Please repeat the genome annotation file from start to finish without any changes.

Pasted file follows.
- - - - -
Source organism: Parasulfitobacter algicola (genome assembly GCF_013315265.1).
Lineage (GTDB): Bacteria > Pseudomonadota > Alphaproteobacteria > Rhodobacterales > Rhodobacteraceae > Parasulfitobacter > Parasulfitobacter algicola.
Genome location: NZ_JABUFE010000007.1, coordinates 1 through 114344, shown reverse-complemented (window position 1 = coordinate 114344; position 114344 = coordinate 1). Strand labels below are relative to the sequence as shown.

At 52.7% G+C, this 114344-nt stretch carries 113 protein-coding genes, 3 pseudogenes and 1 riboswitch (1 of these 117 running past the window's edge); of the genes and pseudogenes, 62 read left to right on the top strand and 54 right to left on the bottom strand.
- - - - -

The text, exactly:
Source organism: Parasulfitobacter algicola (genome assembly GCF_013315265.1).
Lineage (GTDB): Bacteria > Pseudomonadota > Alphaproteobacteria > Rhodobacterales > Rhodobacteraceae > Parasulfitobacter > Parasulfitobacter algicola.
Genome location: NZ_JABUFE010000007.1, coordinates 1 through 114344, shown reverse-complemented (window position 1 = coordinate 114344; position 114344 = coordinate 1). Strand labels below are relative to the sequence as shown.

At 52.7% G+C, this 114344-nt stretch carries 113 protein-coding genes, 3 pseudogenes and 1 riboswitch (1 of these 117 running past the window's edge); of the genes and pseudogenes, 62 read left to right on the top strand and 54 right to left on the bottom strand.